The events that reshape ecosystems can be infrequent and often unpredictable.

Major droughts, hurricanes, the arrival of a new species, or a shift in ocean currents can dramatically affect the way an ecosystem looks and functions. Legacies from past events can cause two sites that look superficially similar to behave in very different ways.

Yet most ecological studies are funded just a few years at a time.

In 1980, the National Science Foundation funded the first Long-Term Ecological Research (LTER) sites to provide a longer view.

Today, research programs at 27 LTER sites support ecological discovery on the influence of long-term and large-scale phenomenon.

LTER sites also serve the wider ecological community by:

Making almost 40 years of sustained observations publicly available

Developing and maintaining large-scale experiments, which provide starting conditions for process-level studies, help to parameterize and test model, and spur cross-site synthesis

Providing long-term context and deep knowledge of place for researchers working on shorter-term projects

Training hundreds of graduate students in interdisciplinary and collaborative team science

LTER sites are the core of the network

Each LTER site involves dozens of researchers, typically including microbial, community, and landscape ecologists, but also hydrologists, geochemists, social scientists, economists and even the occasional artist, historian, or philosopher.

The shared knowledge of place offers unusual common ground for exploring disciplinary intersections.

two students sampling grasses
square plots of diverse herbs and shrubs

Education and outreach helps LTER science make an impact

The longer tenure of LTER sites also makes them particularly well-suited to developing the relationships needed to engage with stakeholders, educators, and the public.

All LTER sites have an education and outreach component, although the exact nature of the program varies by site. Remote forested sites may deal mainly with foresters and landowners, while urban sites may more closely engage community residents.

Data, especially data management, play a crucial role

The value of LTER’s long-term data resource is immense and LTER data managers have been leaders in the movement to ensure that ecological data is accessible and usable.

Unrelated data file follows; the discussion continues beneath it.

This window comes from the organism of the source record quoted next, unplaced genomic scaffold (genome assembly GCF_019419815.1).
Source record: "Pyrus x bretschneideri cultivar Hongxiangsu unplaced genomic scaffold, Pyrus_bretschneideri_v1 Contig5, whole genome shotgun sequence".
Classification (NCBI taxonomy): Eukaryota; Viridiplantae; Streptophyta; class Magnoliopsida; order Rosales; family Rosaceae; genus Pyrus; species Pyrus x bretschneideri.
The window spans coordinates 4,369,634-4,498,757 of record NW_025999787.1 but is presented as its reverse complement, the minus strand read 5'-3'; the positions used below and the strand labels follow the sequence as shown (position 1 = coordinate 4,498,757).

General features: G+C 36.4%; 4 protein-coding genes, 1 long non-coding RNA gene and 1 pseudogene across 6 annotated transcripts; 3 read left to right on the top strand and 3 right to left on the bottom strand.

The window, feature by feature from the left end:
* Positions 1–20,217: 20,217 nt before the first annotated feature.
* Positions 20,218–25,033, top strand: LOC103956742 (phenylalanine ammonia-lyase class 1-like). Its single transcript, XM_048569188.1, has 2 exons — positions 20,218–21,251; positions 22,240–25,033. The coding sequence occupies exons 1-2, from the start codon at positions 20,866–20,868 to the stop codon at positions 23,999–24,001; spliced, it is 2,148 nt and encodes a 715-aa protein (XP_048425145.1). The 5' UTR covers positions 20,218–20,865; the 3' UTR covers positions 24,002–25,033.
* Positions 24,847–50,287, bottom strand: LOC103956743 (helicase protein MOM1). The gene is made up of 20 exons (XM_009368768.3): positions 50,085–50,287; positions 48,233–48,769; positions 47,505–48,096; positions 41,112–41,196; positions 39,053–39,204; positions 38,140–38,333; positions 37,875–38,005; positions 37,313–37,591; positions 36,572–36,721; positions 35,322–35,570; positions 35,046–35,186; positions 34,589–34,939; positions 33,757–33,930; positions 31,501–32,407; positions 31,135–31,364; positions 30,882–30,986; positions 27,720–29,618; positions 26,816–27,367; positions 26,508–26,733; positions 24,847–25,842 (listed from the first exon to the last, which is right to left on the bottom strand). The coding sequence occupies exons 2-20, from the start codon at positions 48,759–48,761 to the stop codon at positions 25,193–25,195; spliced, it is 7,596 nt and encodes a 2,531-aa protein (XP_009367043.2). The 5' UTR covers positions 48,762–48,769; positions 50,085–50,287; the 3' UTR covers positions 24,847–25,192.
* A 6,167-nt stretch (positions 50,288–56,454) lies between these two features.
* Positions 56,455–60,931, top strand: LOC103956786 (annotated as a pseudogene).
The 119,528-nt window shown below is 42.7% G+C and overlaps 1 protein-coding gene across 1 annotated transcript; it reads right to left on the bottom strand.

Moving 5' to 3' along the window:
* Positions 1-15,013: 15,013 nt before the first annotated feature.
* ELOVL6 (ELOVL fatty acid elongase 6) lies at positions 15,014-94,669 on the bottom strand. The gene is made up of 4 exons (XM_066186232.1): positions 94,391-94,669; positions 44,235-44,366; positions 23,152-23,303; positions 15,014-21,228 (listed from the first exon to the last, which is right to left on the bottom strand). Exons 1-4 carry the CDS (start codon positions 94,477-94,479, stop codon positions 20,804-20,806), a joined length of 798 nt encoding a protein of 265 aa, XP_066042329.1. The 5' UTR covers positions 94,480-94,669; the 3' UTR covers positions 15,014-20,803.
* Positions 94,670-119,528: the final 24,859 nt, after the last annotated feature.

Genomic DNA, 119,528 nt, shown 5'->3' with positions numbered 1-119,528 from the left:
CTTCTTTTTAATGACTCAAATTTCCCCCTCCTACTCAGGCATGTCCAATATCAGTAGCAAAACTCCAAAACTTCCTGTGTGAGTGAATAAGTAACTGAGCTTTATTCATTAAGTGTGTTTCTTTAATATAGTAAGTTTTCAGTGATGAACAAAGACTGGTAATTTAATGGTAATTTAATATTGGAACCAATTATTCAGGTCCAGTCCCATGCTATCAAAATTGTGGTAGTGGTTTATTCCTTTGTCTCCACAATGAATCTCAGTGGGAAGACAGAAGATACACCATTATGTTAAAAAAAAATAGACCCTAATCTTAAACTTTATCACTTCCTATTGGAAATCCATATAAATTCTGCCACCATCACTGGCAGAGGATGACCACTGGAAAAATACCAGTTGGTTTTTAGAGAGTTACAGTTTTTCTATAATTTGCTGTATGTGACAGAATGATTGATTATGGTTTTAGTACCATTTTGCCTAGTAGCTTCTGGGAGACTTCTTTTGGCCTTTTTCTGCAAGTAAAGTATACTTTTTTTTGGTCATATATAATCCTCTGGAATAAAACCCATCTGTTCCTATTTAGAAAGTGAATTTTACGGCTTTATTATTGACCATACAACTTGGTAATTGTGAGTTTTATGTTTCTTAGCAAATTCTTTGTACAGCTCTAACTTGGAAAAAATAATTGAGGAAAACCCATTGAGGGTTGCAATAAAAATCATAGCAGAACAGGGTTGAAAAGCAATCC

Dedicated information managers document and archive LTER data in public repositories so that they can be re-used by the broader scientific community.

The Environmental Data Initiative (EDI) is LTER’s primary data repository and has a strong record of serving FAIR (Findable, Accessible, Interoperable, and Reproducible) data. Occasionally, LTER datasets reside in disciplinary- or geographically-focused repositories and EDI maintains metadata referencing the full dataset.

Network Vision, Mission, & Goals


LTER envisions a society in which exemplary science contributes to the advancement of the health, productivity, and welfare of the global environment that, in turn, advances the health, prosperity, welfare, and security of our nation.

Thus, LTER’s mission is to provide the scientific community, policy makers, and society with the knowledge and predictive understanding necessary to conserve, protect, and manage the nation’s ecosystems, their biodiversity, and the services they provide.


The LTER Network was founded in 1980 by the National Science Foundation with the recognition that long-term research could help unravel the principles and processes of ecological science, which frequently involves long-lived species, legacy influences, and rare events. As policymakers and resource managers strive to incorporate reliable science in their decision making, the LTER Network works to generate and share useful and usable information.



To understand a diverse array of ecosystems at multiple spatial and temporal scales.